Synopses & Reviews
While mathematics itself may be a formidable subject for many, the lives and accomplishments of history's greatest mathematicians — from Pythagoras to Cantor — offer fascinating reading.
In this delightful and informative recounting, for example, we learn how Pascal's life was abruptly changed by a family of fanatical bonesetters, how Descartes was influenced by three dreams, and how the scholarly Swiss Leonhard Euler (whose famous conjecture was finally disproved in 1959, after 177 years) almost ended up in the Russian navy.
Here, too, are Cardano, the gambler who becomes the 16th century's most fashionable doctor; Archimedes, Newton, and Gauss, often considered the three greatest mathematicians of all times; Lobatchevsky, the inventor of non-Euclidean geometry; and the tragic Galois, a founder of modern higher algebra.
In addition to a wealth of interesting and informative anecdotes, presented in a delightfully conversational style, the author offers lucid, accessible explanations of these thinkers' invaluable contributions to the edifice of modern mathematical thought and to man's understanding of himself and his universe.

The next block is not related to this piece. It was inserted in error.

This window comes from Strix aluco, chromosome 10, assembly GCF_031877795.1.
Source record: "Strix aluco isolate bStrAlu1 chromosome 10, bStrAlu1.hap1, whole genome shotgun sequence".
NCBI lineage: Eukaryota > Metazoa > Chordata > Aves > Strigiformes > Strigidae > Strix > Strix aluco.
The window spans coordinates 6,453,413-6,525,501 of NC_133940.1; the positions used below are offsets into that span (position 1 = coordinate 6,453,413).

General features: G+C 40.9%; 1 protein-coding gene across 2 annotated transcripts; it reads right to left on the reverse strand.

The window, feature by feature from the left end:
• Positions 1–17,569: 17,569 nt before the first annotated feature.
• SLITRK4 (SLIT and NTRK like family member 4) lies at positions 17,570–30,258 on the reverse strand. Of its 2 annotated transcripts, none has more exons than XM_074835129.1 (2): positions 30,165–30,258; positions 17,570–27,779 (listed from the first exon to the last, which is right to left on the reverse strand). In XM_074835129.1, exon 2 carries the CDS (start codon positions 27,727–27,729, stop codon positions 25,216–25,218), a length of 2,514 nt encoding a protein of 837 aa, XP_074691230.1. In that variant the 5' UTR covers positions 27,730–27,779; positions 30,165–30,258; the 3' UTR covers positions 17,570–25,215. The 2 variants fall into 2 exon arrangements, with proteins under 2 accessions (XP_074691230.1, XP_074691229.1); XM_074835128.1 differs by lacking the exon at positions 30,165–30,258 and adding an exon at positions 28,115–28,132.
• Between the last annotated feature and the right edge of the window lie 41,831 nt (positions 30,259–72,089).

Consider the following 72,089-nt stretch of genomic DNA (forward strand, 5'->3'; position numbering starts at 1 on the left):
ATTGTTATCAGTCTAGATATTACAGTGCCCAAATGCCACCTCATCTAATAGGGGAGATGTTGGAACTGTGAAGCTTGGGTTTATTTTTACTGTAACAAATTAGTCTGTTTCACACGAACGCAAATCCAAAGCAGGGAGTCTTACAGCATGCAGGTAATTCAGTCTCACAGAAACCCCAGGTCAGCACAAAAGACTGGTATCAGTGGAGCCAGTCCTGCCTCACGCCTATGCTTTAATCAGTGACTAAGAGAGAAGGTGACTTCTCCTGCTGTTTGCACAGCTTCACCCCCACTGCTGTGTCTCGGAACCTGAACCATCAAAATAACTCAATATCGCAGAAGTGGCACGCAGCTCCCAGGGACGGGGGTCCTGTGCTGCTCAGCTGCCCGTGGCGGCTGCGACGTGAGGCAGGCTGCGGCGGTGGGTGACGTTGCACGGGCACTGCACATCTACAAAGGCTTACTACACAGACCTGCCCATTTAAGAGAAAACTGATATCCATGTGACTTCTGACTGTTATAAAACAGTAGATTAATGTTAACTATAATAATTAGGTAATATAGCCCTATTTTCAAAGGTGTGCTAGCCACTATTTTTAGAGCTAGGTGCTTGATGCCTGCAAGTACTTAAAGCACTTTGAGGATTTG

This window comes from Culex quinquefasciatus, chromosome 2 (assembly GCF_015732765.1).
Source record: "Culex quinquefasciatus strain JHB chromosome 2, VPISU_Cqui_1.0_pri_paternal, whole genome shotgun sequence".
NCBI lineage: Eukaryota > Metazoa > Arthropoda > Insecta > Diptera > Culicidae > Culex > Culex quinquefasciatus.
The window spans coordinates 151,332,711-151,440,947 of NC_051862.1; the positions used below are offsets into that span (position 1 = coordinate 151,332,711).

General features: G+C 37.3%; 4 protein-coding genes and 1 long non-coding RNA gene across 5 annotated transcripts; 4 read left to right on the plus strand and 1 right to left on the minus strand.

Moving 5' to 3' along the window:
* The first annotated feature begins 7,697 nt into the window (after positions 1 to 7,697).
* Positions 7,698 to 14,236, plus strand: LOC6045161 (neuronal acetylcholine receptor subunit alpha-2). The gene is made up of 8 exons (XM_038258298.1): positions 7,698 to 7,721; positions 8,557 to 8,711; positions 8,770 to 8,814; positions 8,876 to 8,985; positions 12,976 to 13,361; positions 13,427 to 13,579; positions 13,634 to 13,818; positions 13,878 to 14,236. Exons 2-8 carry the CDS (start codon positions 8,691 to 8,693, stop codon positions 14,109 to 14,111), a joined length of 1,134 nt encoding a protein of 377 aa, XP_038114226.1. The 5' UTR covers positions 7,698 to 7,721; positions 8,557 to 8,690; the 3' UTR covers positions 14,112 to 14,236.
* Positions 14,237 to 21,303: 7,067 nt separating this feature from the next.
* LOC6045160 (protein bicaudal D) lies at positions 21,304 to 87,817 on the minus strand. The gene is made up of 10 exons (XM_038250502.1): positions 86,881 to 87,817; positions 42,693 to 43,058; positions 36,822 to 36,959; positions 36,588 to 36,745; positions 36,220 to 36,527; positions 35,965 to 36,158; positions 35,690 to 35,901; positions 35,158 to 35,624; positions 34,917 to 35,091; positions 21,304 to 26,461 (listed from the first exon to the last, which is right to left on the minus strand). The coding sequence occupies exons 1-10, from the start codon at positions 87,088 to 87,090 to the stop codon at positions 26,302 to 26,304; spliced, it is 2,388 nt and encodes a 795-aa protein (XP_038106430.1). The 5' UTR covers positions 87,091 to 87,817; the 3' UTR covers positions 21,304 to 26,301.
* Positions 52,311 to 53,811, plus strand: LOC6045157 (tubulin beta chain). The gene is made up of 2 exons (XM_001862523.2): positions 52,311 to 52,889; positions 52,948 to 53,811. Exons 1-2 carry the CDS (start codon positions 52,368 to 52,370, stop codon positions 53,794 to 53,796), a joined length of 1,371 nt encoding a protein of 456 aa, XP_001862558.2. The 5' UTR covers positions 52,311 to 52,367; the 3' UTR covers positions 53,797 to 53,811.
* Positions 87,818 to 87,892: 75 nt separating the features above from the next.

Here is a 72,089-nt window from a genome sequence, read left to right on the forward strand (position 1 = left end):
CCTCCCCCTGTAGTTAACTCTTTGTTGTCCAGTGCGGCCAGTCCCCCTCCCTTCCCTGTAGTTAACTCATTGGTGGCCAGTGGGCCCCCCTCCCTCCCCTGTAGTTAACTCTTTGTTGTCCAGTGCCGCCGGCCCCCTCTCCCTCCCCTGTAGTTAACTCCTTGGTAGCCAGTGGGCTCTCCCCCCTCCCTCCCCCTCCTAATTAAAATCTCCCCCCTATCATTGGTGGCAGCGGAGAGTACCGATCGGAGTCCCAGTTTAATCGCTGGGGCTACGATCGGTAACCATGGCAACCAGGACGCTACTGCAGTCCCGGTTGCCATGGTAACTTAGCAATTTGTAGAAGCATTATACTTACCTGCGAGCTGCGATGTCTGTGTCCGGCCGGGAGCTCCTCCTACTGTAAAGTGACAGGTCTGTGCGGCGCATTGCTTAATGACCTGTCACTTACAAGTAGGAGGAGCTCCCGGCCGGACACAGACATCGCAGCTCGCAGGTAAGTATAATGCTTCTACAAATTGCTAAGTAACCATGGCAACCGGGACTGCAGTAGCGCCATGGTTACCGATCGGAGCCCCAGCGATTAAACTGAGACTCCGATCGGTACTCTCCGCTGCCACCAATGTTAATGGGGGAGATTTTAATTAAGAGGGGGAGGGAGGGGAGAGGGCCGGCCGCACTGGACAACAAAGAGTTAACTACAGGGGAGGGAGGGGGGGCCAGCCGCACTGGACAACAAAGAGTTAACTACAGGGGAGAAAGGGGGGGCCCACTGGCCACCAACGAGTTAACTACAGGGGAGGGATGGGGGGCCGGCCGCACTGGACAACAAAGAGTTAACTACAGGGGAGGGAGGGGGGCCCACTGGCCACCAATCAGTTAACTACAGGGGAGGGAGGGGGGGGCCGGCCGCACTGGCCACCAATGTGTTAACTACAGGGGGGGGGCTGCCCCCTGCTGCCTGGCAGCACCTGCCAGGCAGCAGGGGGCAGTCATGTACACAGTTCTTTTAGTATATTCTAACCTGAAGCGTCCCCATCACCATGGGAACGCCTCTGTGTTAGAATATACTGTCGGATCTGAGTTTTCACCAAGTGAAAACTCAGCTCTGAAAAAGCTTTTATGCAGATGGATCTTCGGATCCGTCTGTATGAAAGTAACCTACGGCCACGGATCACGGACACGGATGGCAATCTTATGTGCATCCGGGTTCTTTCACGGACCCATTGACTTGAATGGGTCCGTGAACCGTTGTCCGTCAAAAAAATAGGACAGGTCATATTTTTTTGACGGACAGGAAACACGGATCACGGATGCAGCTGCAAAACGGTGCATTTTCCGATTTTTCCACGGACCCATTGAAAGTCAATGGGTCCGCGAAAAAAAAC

Synopsis
Fascinating accounts of the lives and accomplishments of history's greatest mathematical minds, from Pythagoras to Georg Cantor. Muir also provides charming anecdotes about Descartes, Euler, Pascal, and many others, as well as accessible discussions of their contributions to mathematical thought. 30 diagrams. Bibliography.
Synopsis
Fascinating accounts of the lives and accomplishments of history's greatest mathematical minds, plus charming anecdotes about Descartes, Euler, Pascal, and many others. 30 diagrams.
Description
Includes bibliographical references (p. 241-242) and index.
Table of Contents
"Pythagoras, Euclid, and Archimedes"
Cardano
René Descartes
Blaise Pascal
Isaac Newton
Leonhard Euler
Carl Friedrich Gauss
Nicholas Lobatchevsky
Evariste Galois
Georg Cantor
Bibliography
Index